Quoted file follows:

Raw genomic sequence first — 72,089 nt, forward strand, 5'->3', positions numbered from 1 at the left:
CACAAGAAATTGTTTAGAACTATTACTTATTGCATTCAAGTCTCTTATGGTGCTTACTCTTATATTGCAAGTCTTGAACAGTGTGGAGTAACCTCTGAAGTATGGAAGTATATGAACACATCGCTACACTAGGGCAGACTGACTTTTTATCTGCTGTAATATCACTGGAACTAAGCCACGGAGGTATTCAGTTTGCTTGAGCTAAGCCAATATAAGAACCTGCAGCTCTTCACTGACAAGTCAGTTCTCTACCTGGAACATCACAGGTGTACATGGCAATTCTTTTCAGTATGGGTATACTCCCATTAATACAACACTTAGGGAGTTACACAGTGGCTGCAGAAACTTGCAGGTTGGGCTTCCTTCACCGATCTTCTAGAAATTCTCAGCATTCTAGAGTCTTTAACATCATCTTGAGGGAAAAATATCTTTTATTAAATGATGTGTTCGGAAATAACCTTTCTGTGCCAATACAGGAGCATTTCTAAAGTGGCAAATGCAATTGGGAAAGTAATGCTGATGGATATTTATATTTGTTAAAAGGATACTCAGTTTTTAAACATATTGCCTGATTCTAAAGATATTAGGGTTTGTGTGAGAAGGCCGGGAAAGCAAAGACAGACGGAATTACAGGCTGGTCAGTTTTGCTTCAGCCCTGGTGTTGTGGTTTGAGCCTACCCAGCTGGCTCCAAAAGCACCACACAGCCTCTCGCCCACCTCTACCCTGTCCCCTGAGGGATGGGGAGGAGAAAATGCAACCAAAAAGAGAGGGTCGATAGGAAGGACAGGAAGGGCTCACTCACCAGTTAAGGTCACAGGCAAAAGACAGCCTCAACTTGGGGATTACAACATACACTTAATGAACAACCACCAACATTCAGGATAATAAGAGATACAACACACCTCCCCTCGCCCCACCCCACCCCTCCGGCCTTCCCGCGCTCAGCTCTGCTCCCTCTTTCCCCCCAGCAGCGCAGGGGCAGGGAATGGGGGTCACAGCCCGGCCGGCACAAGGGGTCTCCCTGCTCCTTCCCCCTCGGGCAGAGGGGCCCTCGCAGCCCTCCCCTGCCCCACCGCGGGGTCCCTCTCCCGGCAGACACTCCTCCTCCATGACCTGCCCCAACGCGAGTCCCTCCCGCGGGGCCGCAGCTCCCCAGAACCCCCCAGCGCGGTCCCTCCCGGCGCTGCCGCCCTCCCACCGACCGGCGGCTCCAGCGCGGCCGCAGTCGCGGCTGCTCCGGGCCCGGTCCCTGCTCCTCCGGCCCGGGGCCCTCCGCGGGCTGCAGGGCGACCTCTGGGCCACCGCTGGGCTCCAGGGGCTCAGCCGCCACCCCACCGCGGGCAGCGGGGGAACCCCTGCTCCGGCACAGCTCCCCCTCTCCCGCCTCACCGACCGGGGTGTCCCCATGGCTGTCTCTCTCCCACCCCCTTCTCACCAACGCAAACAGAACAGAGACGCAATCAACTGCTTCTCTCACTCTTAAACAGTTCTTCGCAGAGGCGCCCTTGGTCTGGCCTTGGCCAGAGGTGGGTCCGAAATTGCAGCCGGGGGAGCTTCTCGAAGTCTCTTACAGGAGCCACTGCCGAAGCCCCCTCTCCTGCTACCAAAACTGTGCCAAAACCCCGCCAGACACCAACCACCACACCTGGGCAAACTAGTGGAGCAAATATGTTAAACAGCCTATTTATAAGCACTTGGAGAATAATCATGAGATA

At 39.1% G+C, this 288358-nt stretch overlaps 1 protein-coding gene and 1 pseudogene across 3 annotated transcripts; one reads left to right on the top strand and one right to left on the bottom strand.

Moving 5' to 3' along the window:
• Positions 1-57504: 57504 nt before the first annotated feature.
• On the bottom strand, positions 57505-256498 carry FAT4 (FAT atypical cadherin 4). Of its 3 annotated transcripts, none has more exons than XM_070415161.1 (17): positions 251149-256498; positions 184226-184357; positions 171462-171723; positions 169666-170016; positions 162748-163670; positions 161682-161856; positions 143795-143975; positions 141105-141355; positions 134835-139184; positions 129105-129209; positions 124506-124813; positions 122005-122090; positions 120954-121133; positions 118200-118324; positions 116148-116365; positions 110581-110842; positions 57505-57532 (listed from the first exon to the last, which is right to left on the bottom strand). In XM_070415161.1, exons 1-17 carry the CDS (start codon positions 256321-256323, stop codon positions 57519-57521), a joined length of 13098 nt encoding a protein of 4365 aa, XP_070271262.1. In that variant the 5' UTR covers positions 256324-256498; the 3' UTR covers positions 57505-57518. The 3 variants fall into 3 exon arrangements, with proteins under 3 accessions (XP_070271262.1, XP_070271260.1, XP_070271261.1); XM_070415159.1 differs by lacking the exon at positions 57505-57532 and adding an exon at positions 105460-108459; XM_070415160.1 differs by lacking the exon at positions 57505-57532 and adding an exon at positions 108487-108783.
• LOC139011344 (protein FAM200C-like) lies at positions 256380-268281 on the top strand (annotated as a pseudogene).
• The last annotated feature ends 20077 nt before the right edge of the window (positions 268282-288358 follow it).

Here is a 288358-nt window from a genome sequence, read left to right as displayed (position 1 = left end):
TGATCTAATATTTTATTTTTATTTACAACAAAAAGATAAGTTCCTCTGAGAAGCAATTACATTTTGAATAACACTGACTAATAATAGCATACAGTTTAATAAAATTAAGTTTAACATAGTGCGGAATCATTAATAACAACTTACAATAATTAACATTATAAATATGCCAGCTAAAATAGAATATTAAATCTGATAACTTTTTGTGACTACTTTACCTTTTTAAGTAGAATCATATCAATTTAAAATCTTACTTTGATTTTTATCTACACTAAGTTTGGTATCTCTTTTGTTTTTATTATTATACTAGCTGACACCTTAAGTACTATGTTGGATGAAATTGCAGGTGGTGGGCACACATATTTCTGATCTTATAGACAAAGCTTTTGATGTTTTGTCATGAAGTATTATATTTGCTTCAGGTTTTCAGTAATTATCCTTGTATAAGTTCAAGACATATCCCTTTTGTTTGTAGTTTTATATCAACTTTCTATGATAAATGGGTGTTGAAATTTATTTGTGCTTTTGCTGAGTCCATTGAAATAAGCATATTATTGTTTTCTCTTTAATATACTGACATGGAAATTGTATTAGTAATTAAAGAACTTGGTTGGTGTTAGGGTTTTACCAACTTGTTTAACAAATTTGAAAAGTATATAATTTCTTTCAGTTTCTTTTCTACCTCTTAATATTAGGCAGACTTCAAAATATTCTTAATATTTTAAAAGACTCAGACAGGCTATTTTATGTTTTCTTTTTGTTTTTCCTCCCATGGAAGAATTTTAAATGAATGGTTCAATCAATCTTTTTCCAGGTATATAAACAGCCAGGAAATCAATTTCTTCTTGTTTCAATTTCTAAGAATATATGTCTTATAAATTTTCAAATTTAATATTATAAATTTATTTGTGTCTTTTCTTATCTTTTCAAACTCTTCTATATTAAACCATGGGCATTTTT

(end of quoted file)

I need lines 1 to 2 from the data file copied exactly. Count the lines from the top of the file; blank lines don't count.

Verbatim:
Raw genomic sequence first — 72,089 nt, forward strand, 5'->3', positions numbered from 1 at the left:
CACAAGAAATTGTTTAGAACTATTACTTATTGCATTCAAGTCTCTTATGGTGCTTACTCTTATATTGCAAGTCTTGAACAGTGTGGAGTAACCTCTGAAGTATGGAAGTATATGAACACATCGCTACACTAGGGCAGACTGACTTTTTATCTGCTGTAATATCACTGGAACTAAGCCACGGAGGTATTCAGTTTGCTTGAGCTAAGCCAATATAAGAACCTGCAGCTCTTCACTGACAAGTCAGTTCTCTACCTGGAACATCACAGGTGTACATGGCAATTCTTTTCAGTATGGGTATACTCCCATTAATACAACACTTAGGGAGTTACACAGTGGCTGCAGAAACTTGCAGGTTGGGCTTCCTTCACCGATCTTCTAGAAATTCTCAGCATTCTAGAGTCTTTAACATCATCTTGAGGGAAAAATATCTTTTATTAAATGATGTGTTCGGAAATAACCTTTCTGTGCCAATACAGGAGCATTTCTAAAGTGGCAAATGCAATTGGGAAAGTAATGCTGATGGATATTTATATTTGTTAAAAGGATACTCAGTTTTTAAACATATTGCCTGATTCTAAAGATATTAGGGTTTGTGTGAGAAGGCCGGGAAAGCAAAGACAGACGGAATTACAGGCTGGTCAGTTTTGCTTCAGCCCTGGTGTTGTGGTTTGAGCCTACCCAGCTGGCTCCAAAAGCACCACACAGCCTCTCGCCCACCTCTACCCTGTCCCCTGAGGGATGGGGAGGAGAAAATGCAACCAAAAAGAGAGGGTCGATAGGAAGGACAGGAAGGGCTCACTCACCAGTTAAGGTCACAGGCAAAAGACAGCCTCAACTTGGGGATTACAACATACACTTAATGAACAACCACCAACATTCAGGATAATAAGAGATACAACACACCTCCCCTCGCCCCACCCCACCCCTCCGGCCTTCCCGCGCTCAGCTCTGCTCCCTCTTTCCCCCCAGCAGCGCAGGGGCAGGGAATGGGGGTCACAGCCCGGCCGGCACAAGGGGTCTCCCTGCTCCTTCCCCCTCGGGCAGAGGGGCCCTCGCAGCCCTCCCCTGCCCCACCGCGGGGTCCCTCTCCCGGCAGACACTCCTCCTCCATGACCTGCCCCAACGCGAGTCCCTCCCGCGGGGCCGCAGCTCCCCAGAACCCCCCAGCGCGGTCCCTCCCGGCGCTGCCGCCCTCCCACCGACCGGCGGCTCCAGCGCGGCCGCAGTCGCGGCTGCTCCGGGCCCGGTCCCTGCTCCTCCGGCCCGGGGCCCTCCGCGGGCTGCAGGGCGACCTCTGGGCCACCGCTGGGCTCCAGGGGCTCAGCCGCCACCCCACCGCGGGCAGCGGGGGAACCCCTGCTCCGGCACAGCTCCCCCTCTCCCGCCTCACCGACCGGGGTGTCCCCATGGCTGTCTCTCTCCCACCCCCTTCTCACCAACGCAAACAGAACAGAGACGCAATCAACTGCTTCTCTCACTCTTAAACAGTTCTTCGCAGAGGCGCCCTTGGTCTGGCCTTGGCCAGAGGTGGGTCCGAAATTGCAGCCGGGGGAGCTTCTCGAAGTCTCTTACAGGAGCCACTGCCGAAGCCCCCTCTCCTGCTACCAAAACTGTGCCAAAACCCCGCCAGACACCAACCACCACACCTGGGCAAACTAGTGGAGCAAATATGTTAAACAGCCTATTTATAAGCACTTGGAGAATAATCATGAGATA